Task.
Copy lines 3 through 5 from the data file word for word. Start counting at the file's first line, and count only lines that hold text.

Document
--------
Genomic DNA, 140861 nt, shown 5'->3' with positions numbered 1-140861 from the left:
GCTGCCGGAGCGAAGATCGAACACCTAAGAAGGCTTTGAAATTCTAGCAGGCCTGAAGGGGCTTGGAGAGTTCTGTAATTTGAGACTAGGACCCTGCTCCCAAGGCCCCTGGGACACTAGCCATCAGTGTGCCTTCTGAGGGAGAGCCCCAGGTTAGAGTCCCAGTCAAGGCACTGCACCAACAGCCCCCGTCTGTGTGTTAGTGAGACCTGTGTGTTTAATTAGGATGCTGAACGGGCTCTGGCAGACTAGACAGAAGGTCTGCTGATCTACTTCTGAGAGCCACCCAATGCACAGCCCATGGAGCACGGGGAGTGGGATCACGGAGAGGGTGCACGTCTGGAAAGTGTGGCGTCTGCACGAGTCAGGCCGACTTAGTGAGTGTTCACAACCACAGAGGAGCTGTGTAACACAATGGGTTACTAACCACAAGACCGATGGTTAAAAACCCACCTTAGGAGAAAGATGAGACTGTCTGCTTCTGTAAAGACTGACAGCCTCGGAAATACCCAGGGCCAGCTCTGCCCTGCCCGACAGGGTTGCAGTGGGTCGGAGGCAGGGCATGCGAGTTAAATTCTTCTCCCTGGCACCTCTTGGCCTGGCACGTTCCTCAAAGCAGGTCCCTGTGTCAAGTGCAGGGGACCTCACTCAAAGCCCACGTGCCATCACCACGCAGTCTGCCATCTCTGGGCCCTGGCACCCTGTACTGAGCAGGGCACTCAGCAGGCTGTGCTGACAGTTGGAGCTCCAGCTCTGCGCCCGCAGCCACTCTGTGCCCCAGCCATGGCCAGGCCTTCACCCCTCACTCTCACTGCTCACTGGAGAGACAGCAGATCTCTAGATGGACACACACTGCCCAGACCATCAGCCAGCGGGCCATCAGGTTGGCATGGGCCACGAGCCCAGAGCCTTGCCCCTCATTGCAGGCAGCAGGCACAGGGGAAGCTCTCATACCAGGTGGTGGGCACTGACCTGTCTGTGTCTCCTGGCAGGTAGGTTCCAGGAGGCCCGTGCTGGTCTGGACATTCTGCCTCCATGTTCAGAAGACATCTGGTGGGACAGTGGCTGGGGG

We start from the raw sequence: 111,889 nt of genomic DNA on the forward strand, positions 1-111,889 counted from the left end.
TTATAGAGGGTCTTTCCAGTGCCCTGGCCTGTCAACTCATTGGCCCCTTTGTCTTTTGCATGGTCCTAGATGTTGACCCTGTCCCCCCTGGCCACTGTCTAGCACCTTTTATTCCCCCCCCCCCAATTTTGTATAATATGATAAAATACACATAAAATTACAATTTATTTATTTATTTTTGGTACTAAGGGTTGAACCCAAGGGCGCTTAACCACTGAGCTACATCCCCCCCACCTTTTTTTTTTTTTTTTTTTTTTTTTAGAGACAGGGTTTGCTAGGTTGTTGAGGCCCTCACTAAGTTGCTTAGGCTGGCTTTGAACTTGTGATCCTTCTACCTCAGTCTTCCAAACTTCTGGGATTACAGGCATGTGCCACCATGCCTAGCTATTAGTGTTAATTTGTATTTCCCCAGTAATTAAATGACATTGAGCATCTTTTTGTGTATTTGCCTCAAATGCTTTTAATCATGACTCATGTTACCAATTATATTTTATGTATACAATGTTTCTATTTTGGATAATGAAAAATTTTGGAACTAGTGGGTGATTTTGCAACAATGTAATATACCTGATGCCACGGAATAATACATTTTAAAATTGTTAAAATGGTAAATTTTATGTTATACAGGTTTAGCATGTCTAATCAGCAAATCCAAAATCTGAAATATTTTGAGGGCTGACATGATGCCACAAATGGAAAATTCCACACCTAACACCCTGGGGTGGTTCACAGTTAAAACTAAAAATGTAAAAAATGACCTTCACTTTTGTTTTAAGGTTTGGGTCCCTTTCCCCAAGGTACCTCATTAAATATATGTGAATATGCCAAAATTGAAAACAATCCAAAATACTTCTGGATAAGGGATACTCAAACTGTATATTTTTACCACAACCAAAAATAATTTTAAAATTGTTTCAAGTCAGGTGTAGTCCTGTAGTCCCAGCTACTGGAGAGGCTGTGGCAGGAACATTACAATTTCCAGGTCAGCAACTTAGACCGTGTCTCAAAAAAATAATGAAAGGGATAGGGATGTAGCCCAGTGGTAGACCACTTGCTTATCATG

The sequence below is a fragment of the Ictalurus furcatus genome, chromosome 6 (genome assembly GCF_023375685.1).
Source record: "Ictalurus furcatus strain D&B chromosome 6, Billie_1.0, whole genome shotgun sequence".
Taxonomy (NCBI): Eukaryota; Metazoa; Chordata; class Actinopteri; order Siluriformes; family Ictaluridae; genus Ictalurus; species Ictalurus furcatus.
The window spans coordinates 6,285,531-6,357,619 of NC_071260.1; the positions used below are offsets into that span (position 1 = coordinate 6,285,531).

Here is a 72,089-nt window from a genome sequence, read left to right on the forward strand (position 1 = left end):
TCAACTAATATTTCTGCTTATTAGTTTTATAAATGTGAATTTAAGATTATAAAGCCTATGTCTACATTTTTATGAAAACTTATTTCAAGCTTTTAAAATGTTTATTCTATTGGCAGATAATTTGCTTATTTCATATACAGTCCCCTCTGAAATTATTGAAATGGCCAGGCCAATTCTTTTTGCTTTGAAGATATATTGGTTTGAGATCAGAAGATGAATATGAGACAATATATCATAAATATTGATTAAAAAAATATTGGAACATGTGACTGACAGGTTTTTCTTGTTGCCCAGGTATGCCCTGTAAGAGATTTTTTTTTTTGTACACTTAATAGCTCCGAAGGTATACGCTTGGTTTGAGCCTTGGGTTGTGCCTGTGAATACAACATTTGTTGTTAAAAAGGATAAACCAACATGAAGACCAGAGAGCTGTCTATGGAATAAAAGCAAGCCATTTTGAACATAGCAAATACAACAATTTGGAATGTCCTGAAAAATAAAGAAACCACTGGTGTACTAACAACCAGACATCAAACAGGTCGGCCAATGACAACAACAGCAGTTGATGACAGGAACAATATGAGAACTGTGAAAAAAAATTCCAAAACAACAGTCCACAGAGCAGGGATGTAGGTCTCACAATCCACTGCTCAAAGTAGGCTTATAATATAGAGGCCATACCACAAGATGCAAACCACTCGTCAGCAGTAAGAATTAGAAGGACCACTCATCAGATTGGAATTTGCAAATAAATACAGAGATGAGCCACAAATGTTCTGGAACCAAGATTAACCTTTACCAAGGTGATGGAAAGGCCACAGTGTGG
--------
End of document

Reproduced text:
We start from the raw sequence: 111,889 nt of genomic DNA on the forward strand, positions 1-111,889 counted from the left end.
TTATAGAGGGTCTTTCCAGTGCCCTGGCCTGTCAACTCATTGGCCCCTTTGTCTTTTGCATGGTCCTAGATGTTGACCCTGTCCCCCCTGGCCACTGTCTAGCACCTTTTATTCCCCCCCCCCCAATTTTGTATAATATGATAAAATACACATAAAATTACAATTTATTTATTTATTTTTGGTACTAAGGGTTGAACCCAAGGGCGCTTAACCACTGAGCTACATCCCCCCCACCTTTTTTTTTTTTTTTTTTTTTTTTTAGAGACAGGGTTTGCTAGGTTGTTGAGGCCCTCACTAAGTTGCTTAGGCTGGCTTTGAACTTGTGATCCTTCTACCTCAGTCTTCCAAACTTCTGGGATTACAGGCATGTGCCACCATGCCTAGCTATTAGTGTTAATTTGTATTTCCCCAGTAATTAAATGACATTGAGCATCTTTTTGTGTATTTGCCTCAAATGCTTTTAATCATGACTCATGTTACCAATTATATTTTATGTATACAATGTTTCTATTTTGGATAATGAAAAATTTTGGAACTAGTGGGTGATTTTGCAACAATGTAATATACCTGATGCCACGGAATAATACATTTTAAAATTGTTAAAATGGTAAATTTTATGTTATACAGGTTTAGCATGTCTAATCAGCAAATCCAAAATCTGAAATATTTTGAGGGCTGACATGATGCCACAAATGGAAAATTCCACACCTAACACCCTGGGGTGGTTCACAGTTAAAACTAAAAATGTAAAAAATGACCTTCACTTTTGTTTTAAGGTTTGGGTCCCTTTCCCCAAGGTACCTCATTAAATATATGTGAATATGCCAAAATTGAAAACAATCCAAAATACTTCTGGATAAGGGATACTCAAACTGTATATTTTTACCACAACCAAAAATAATTTTAAAATTGTTTCAAGTCAGGTGTAGTCCTGTAGTCCCAGCTACTGGAGAGGCTGTGGCAGGAACATTACAATTTCCAGGTCAGCAACTTAGACCGTGTCTCAAAAAAATAATGAAAGGGATAGGGATGTAGCCCAGTGGTAGACCACTTGCTTATCATG

The sequence below is a fragment of the Ictalurus furcatus genome, chromosome 6 (genome assembly GCF_023375685.1).